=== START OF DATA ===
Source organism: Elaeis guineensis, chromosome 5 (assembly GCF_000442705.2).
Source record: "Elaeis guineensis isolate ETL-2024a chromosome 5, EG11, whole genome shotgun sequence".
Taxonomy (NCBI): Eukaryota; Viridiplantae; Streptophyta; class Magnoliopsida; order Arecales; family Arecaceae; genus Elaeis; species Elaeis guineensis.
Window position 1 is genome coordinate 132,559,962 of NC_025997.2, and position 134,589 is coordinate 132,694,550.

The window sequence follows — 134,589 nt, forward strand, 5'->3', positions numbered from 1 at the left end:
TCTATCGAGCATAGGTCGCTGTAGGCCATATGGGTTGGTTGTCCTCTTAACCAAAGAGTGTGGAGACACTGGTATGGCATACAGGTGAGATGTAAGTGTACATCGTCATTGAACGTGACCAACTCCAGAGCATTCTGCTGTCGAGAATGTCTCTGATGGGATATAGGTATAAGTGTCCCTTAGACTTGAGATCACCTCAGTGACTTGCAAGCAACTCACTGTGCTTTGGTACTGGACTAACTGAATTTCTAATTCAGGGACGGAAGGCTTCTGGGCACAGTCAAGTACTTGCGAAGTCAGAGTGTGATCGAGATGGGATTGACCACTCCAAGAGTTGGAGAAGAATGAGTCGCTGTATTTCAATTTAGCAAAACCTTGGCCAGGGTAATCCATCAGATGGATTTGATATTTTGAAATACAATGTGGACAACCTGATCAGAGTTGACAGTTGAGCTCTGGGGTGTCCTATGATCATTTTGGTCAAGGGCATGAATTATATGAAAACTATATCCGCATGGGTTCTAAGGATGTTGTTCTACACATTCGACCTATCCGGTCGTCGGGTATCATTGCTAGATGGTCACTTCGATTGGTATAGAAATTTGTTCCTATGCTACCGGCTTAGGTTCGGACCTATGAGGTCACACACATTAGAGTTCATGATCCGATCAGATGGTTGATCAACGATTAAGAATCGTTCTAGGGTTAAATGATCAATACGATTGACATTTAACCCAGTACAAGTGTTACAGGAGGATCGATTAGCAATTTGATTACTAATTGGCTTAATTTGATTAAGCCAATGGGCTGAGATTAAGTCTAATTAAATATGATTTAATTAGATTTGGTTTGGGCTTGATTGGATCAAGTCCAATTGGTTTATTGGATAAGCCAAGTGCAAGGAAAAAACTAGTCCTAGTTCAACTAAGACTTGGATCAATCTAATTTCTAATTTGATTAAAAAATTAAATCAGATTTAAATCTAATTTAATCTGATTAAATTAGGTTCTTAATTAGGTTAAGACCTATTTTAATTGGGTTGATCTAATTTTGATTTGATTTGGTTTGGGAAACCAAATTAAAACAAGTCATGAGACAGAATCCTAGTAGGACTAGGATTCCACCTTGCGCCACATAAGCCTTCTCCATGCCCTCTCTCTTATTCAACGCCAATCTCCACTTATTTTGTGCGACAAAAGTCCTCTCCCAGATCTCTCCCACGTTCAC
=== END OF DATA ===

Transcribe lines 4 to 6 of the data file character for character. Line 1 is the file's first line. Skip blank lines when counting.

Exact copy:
Window position 1 is genome coordinate 132,559,962 of NC_025997.2, and position 134,589 is coordinate 132,694,550.

The window sequence follows — 134,589 nt, forward strand, 5'->3', positions numbered from 1 at the left end:
TCTATCGAGCATAGGTCGCTGTAGGCCATATGGGTTGGTTGTCCTCTTAACCAAAGAGTGTGGAGACACTGGTATGGCATACAGGTGAGATGTAAGTGTACATCGTCATTGAACGTGACCAACTCCAGAGCATTCTGCTGTCGAGAATGTCTCTGATGGGATATAGGTATAAGTGTCCCTTAGACTTGAGATCACCTCAGTGACTTGCAAGCAACTCACTGTGCTTTGGTACTGGACTAACTGAATTTCTAATTCAGGGACGGAAGGCTTCTGGGCACAGTCAAGTACTTGCGAAGTCAGAGTGTGATCGAGATGGGATTGACCACTCCAAGAGTTGGAGAAGAATGAGTCGCTGTATTTCAATTTAGCAAAACCTTGGCCAGGGTAATCCATCAGATGGATTTGATATTTTGAAATACAATGTGGACAACCTGATCAGAGTTGACAGTTGAGCTCTGGGGTGTCCTATGATCATTTTGGTCAAGGGCATGAATTATATGAAAACTATATCCGCATGGGTTCTAAGGATGTTGTTCTACACATTCGACCTATCCGGTCGTCGGGTATCATTGCTAGATGGTCACTTCGATTGGTATAGAAATTTGTTCCTATGCTACCGGCTTAGGTTCGGACCTATGAGGTCACACACATTAGAGTTCATGATCCGATCAGATGGTTGATCAACGATTAAGAATCGTTCTAGGGTTAAATGATCAATACGATTGACATTTAACCCAGTACAAGTGTTACAGGAGGATCGATTAGCAATTTGATTACTAATTGGCTTAATTTGATTAAGCCAATGGGCTGAGATTAAGTCTAATTAAATATGATTTAATTAGATTTGGTTTGGGCTTGATTGGATCAAGTCCAATTGGTTTATTGGATAAGCCAAGTGCAAGGAAAAAACTAGTCCTAGTTCAACTAAGACTTGGATCAATCTAATTTCTAATTTGATTAAAAAATTAAATCAGATTTAAATCTAATTTAATCTGATTAAATTAGGTTCTTAATTAGGTTAAGACCTATTTTAATTGGGTTGATCTAATTTTGATTTGATTTGGTTTGGGAAACCAAATTAAAACAAGTCATGAGACAGAATCCTAGTAGGACTAGGATTCCACCTTGCGCCACATAAGCCTTCTCCATGCCCTCTCTCTTATTCAACGCCAATCTCCACTTATTTTGTGCGACAAAAGTCCTCTCCCAGATCTCTCCCACGTTCAC